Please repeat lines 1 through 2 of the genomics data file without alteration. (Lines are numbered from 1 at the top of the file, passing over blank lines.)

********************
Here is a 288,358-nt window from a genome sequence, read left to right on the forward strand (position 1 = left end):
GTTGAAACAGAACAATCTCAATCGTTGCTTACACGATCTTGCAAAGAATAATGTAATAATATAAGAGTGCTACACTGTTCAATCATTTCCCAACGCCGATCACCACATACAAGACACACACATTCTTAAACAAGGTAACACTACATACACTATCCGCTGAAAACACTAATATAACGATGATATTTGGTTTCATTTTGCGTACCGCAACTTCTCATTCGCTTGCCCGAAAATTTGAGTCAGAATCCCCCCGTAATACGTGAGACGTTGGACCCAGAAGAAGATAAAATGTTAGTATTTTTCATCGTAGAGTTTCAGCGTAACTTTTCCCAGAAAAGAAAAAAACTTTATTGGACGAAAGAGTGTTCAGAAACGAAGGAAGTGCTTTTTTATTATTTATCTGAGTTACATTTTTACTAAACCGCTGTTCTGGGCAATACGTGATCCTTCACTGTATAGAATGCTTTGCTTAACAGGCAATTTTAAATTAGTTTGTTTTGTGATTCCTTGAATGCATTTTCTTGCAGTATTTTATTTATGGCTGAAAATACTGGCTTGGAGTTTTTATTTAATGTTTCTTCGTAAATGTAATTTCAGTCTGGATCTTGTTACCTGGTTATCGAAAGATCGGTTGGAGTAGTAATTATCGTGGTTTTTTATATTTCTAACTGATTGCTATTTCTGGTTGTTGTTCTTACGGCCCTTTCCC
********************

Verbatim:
Here is a 288,358-nt window from a genome sequence, read left to right on the forward strand (position 1 = left end):
GTTGAAACAGAACAATCTCAATCGTTGCTTACACGATCTTGCAAAGAATAATGTAATAATATAAGAGTGCTACACTGTTCAATCATTTCCCAACGCCGATCACCACATACAAGACACACACATTCTTAAACAAGGTAACACTACATACACTATCCGCTGAAAACACTAATATAACGATGATATTTGGTTTCATTTTGCGTACCGCAACTTCTCATTCGCTTGCCCGAAAATTTGAGTCAGAATCCCCCCGTAATACGTGAGACGTTGGACCCAGAAGAAGATAAAATGTTAGTATTTTTCATCGTAGAGTTTCAGCGTAACTTTTCCCAGAAAAGAAAAAAACTTTATTGGACGAAAGAGTGTTCAGAAACGAAGGAAGTGCTTTTTTATTATTTATCTGAGTTACATTTTTACTAAACCGCTGTTCTGGGCAATACGTGATCCTTCACTGTATAGAATGCTTTGCTTAACAGGCAATTTTAAATTAGTTTGTTTTGTGATTCCTTGAATGCATTTTCTTGCAGTATTTTATTTATGGCTGAAAATACTGGCTTGGAGTTTTTATTTAATGTTTCTTCGTAAATGTAATTTCAGTCTGGATCTTGTTACCTGGTTATCGAAAGATCGGTTGGAGTAGTAATTATCGTGGTTTTTTATATTTCTAACTGATTGCTATTTCTGGTTGTTGTTCTTACGGCCCTTTCCC